I wrote a series a few years ago about local governments in Georgia frustrating citizens who were attempting to use the state Open Records Act to obtain public documents.
One way was to impose outlandish charges for the records, and I have seen some hefty bills. Another way was to force citizens to wait months for the documents. I talked to many people around the state who had these obstacles put in their path.
That is what Cherokee schools told an attorney he would have to pay for a request for e-mails and other documents related to the Cherokee Academy Charter School, one of 16 charters left in limbo by the May 16 state Supreme Court ruling.
The school wants to open this fall, and is before the school board tonight.
Now, Mike Klein of the Georgia Public Policy Foundation is reporting that Attorney General Sam Olens said today that his office will open an investigation into how the Cherokee County School District’s open records response.
Cherokee schools Superintendent Frank Petruzielo has warned that approving the application for Cherokee Charter Academy will cost taxpayers and teachers money. To raise $3.4 million for a school of 500, he said, the school board would have to consider either laying off 55 teachers, increasing furlough days, eliminating step raises, hiking taxes or siphoning reserves.
With 995 kids, Cherokee Charter’s proposed enrollment, the school would have an even larger impact, he said. So instead the superintendent will present Friday a staff rewrite of the academy’s community-inspired proposal that keeps its enrollment at 500 and makes the school assume more financial responsibility. The school board will take up the charter school issue at a meeting set for 6 p.m. Friday at the Cherokee High School auditorium at 930 Marietta Highway in Canton.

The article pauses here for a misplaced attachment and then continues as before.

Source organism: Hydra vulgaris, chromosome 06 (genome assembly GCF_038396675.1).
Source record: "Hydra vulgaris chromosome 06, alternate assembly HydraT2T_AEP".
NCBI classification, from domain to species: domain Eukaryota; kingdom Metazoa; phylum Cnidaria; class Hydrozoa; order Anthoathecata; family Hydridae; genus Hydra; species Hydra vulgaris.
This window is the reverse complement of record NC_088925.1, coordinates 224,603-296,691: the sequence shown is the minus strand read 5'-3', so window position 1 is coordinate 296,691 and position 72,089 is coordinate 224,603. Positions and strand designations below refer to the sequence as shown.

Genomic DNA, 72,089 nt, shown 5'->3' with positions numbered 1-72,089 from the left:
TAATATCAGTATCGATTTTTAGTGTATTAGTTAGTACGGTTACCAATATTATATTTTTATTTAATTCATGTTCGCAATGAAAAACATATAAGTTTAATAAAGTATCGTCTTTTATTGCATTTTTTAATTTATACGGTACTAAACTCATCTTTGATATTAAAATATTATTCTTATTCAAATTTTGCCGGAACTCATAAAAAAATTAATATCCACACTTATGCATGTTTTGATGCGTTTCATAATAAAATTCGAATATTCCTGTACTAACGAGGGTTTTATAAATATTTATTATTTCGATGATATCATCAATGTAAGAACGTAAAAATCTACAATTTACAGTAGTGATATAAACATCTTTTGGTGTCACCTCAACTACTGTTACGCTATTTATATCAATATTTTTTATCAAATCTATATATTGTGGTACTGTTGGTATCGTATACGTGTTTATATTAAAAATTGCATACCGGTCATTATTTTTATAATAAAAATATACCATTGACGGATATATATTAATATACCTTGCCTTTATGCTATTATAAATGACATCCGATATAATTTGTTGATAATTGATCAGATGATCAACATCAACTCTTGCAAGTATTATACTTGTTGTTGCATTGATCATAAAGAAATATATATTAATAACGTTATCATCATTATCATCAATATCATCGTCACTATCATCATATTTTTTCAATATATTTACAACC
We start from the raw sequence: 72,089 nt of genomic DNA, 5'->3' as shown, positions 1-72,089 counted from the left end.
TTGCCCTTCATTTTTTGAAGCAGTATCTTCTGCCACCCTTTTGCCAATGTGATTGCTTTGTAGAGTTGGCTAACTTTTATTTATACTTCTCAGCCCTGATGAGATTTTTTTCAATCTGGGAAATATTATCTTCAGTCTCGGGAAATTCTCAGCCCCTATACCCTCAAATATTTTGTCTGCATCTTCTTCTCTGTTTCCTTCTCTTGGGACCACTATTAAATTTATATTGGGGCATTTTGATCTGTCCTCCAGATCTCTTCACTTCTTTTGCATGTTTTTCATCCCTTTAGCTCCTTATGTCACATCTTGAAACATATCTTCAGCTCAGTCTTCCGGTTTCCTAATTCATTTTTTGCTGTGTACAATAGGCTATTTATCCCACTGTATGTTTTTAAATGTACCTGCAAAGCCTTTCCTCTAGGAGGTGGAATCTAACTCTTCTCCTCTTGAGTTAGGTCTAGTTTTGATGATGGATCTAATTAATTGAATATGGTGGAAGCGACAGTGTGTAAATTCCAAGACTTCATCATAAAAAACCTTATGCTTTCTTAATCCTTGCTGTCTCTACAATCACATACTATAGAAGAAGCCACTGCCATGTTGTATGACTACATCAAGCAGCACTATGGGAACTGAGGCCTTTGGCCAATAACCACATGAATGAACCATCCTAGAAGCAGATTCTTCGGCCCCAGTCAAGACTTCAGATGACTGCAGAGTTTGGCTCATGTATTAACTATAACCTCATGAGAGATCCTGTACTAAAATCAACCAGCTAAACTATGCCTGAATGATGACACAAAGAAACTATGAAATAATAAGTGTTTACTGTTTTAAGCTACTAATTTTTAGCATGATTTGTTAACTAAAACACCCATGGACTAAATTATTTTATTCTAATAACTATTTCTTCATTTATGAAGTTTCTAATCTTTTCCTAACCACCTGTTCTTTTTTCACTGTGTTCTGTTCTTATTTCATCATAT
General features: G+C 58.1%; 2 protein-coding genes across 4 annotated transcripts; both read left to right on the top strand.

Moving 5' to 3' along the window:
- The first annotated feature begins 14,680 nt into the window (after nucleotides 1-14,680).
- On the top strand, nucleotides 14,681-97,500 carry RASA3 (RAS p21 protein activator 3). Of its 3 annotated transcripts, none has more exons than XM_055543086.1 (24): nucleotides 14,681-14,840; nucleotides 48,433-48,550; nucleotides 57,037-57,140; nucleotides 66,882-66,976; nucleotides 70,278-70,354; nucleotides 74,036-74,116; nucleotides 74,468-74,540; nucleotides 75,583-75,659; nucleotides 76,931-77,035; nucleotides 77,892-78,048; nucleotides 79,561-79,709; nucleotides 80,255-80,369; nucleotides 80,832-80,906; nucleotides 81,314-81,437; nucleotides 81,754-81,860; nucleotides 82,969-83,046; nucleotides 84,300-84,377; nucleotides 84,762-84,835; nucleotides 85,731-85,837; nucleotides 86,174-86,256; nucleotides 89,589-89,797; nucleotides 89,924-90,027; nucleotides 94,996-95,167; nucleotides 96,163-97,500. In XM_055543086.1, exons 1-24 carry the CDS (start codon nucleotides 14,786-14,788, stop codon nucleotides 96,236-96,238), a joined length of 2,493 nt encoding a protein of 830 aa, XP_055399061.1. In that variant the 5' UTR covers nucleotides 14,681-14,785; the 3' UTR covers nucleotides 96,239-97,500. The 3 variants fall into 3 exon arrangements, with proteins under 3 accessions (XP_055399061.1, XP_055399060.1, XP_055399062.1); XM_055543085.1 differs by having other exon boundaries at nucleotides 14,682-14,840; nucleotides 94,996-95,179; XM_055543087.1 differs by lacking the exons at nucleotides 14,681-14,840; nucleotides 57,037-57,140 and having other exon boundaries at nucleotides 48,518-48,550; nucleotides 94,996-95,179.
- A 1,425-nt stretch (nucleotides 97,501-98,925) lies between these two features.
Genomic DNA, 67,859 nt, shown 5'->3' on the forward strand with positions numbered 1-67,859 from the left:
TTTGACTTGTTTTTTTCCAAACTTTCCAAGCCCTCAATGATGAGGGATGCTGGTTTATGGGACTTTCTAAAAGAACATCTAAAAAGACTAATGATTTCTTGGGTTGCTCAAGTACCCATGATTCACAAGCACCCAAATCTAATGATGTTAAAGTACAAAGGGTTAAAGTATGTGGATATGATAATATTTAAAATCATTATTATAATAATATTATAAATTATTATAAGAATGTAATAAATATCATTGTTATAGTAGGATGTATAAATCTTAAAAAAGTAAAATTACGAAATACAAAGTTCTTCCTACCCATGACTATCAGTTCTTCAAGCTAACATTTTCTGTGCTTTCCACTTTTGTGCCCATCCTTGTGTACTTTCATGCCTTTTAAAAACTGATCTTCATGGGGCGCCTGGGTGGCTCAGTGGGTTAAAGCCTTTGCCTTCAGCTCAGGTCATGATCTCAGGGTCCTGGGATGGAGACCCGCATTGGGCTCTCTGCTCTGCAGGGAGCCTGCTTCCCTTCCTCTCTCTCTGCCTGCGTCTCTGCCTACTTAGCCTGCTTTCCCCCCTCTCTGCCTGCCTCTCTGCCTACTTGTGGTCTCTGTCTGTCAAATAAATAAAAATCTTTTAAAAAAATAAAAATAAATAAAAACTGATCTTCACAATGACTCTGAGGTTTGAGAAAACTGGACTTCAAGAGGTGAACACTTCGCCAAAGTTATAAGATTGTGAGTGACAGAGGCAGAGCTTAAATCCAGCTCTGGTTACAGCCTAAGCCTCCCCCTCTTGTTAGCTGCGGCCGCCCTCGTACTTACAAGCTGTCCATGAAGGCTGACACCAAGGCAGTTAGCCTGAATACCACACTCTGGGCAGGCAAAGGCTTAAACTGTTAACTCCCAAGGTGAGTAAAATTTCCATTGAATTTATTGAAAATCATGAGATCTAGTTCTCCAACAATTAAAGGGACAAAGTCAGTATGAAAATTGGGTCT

The rewrite clearly compels the school’s governing board to assume control of hiring, debt and contracting services as well as pay fees for special education services supplied by the Cherokee school system.
I didn’t want the board in a position of not being able to vote for a responsible charter school petition that addresses all of the deficiencies that we have continually pointed out,” Petruzielo said.”If we as a board are going to put our name on a school, it needs to meet our standards,” said Janet Read, a Cherokee school board member who added that many people are calling her voicing concerns about the school.
“I’m trying to consider not only the 995 students in the Cherokee Charter Academy, but the over 38,000 already enrolled in our traditional public schools. This would have a financial impact on our budget,’’ she said.
Some members of the foundation proposing the academy take issue with the rewrite.
“What the superintendent has done has nothing to do with our petition,” said Danny Dukes, a charter school board member. “We have offered time and time again to sit down and have a collaborative run-through of our entire petition and to consider constructive criticism. They have refused to do so.”
–From Maureen Downey, for the AJC Get Schooled blog